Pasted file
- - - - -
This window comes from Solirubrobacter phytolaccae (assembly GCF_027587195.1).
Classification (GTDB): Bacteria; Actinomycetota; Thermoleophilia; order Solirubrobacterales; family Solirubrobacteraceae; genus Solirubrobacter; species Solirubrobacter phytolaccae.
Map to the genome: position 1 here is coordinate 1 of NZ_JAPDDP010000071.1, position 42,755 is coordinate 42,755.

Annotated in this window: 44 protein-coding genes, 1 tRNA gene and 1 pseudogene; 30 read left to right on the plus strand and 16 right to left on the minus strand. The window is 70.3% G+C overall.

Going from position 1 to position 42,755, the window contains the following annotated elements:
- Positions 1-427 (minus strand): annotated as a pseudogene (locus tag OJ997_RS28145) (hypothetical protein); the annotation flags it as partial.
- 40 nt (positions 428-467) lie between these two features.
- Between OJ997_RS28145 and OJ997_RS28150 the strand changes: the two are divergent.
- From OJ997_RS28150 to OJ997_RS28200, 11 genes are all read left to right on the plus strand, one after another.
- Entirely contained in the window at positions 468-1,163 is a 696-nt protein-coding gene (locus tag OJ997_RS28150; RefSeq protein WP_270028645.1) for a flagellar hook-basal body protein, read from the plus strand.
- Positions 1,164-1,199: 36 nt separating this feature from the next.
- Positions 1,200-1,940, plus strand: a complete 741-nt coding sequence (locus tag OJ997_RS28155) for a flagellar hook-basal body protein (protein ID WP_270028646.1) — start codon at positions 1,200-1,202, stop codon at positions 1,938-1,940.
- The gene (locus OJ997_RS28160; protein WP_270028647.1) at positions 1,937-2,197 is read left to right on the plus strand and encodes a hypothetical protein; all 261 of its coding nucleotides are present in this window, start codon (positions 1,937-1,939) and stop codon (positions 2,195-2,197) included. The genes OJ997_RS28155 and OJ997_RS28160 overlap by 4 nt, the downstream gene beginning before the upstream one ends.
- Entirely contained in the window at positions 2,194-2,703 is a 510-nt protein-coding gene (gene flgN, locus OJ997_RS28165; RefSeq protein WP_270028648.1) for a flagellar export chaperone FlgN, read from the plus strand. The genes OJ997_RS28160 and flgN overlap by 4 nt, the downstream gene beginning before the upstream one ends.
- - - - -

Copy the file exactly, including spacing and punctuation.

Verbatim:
This window comes from Solirubrobacter phytolaccae (assembly GCF_027587195.1).
Classification (GTDB): Bacteria; Actinomycetota; Thermoleophilia; order Solirubrobacterales; family Solirubrobacteraceae; genus Solirubrobacter; species Solirubrobacter phytolaccae.
Map to the genome: position 1 here is coordinate 1 of NZ_JAPDDP010000071.1, position 42,755 is coordinate 42,755.

Annotated in this window: 44 protein-coding genes, 1 tRNA gene and 1 pseudogene; 30 read left to right on the plus strand and 16 right to left on the minus strand. The window is 70.3% G+C overall.

Going from position 1 to position 42,755, the window contains the following annotated elements:
- Positions 1-427 (minus strand): annotated as a pseudogene (locus tag OJ997_RS28145) (hypothetical protein); the annotation flags it as partial.
- 40 nt (positions 428-467) lie between these two features.
- Between OJ997_RS28145 and OJ997_RS28150 the strand changes: the two are divergent.
- From OJ997_RS28150 to OJ997_RS28200, 11 genes are all read left to right on the plus strand, one after another.
- Entirely contained in the window at positions 468-1,163 is a 696-nt protein-coding gene (locus tag OJ997_RS28150; RefSeq protein WP_270028645.1) for a flagellar hook-basal body protein, read from the plus strand.
- Positions 1,164-1,199: 36 nt separating this feature from the next.
- Positions 1,200-1,940, plus strand: a complete 741-nt coding sequence (locus tag OJ997_RS28155) for a flagellar hook-basal body protein (protein ID WP_270028646.1) — start codon at positions 1,200-1,202, stop codon at positions 1,938-1,940.
- The gene (locus OJ997_RS28160; protein WP_270028647.1) at positions 1,937-2,197 is read left to right on the plus strand and encodes a hypothetical protein; all 261 of its coding nucleotides are present in this window, start codon (positions 1,937-1,939) and stop codon (positions 2,195-2,197) included. The genes OJ997_RS28155 and OJ997_RS28160 overlap by 4 nt, the downstream gene beginning before the upstream one ends.
- Entirely contained in the window at positions 2,194-2,703 is a 510-nt protein-coding gene (gene flgN, locus OJ997_RS28165; RefSeq protein WP_270028648.1) for a flagellar export chaperone FlgN, read from the plus strand. The genes OJ997_RS28160 and flgN overlap by 4 nt, the downstream gene beginning before the upstream one ends.